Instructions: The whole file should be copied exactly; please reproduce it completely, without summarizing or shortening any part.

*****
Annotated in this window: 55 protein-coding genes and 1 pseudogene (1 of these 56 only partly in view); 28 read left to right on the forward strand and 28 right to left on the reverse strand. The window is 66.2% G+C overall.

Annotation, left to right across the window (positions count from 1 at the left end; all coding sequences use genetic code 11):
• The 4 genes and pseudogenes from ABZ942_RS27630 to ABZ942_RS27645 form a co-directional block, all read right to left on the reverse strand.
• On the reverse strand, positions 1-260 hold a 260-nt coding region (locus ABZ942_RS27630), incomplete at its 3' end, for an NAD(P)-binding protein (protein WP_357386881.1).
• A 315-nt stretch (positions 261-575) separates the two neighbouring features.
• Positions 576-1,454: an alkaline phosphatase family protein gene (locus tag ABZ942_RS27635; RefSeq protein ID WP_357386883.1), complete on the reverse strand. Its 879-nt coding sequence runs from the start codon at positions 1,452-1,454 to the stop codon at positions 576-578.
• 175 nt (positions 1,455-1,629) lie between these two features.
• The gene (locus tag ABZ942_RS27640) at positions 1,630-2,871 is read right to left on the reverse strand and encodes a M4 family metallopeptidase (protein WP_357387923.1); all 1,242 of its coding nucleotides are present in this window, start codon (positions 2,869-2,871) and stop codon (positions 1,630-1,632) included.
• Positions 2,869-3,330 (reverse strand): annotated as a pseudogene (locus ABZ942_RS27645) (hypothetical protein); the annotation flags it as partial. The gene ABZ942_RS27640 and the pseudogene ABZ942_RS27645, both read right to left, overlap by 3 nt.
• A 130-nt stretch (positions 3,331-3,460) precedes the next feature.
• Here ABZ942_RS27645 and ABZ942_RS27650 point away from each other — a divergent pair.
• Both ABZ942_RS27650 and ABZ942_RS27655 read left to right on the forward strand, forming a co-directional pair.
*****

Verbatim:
Annotated in this window: 55 protein-coding genes and 1 pseudogene (1 of these 56 only partly in view); 28 read left to right on the forward strand and 28 right to left on the reverse strand. The window is 66.2% G+C overall.

Annotation, left to right across the window (positions count from 1 at the left end; all coding sequences use genetic code 11):
• The 4 genes and pseudogenes from ABZ942_RS27630 to ABZ942_RS27645 form a co-directional block, all read right to left on the reverse strand.
• On the reverse strand, positions 1-260 hold a 260-nt coding region (locus ABZ942_RS27630), incomplete at its 3' end, for an NAD(P)-binding protein (protein WP_357386881.1).
• A 315-nt stretch (positions 261-575) separates the two neighbouring features.
• Positions 576-1,454: an alkaline phosphatase family protein gene (locus tag ABZ942_RS27635; RefSeq protein ID WP_357386883.1), complete on the reverse strand. Its 879-nt coding sequence runs from the start codon at positions 1,452-1,454 to the stop codon at positions 576-578.
• 175 nt (positions 1,455-1,629) lie between these two features.
• The gene (locus tag ABZ942_RS27640) at positions 1,630-2,871 is read right to left on the reverse strand and encodes a M4 family metallopeptidase (protein WP_357387923.1); all 1,242 of its coding nucleotides are present in this window, start codon (positions 2,869-2,871) and stop codon (positions 1,630-1,632) included.
• Positions 2,869-3,330 (reverse strand): annotated as a pseudogene (locus ABZ942_RS27645) (hypothetical protein); the annotation flags it as partial. The gene ABZ942_RS27640 and the pseudogene ABZ942_RS27645, both read right to left, overlap by 3 nt.
• A 130-nt stretch (positions 3,331-3,460) precedes the next feature.
• Here ABZ942_RS27645 and ABZ942_RS27650 point away from each other — a divergent pair.
• Both ABZ942_RS27650 and ABZ942_RS27655 read left to right on the forward strand, forming a co-directional pair.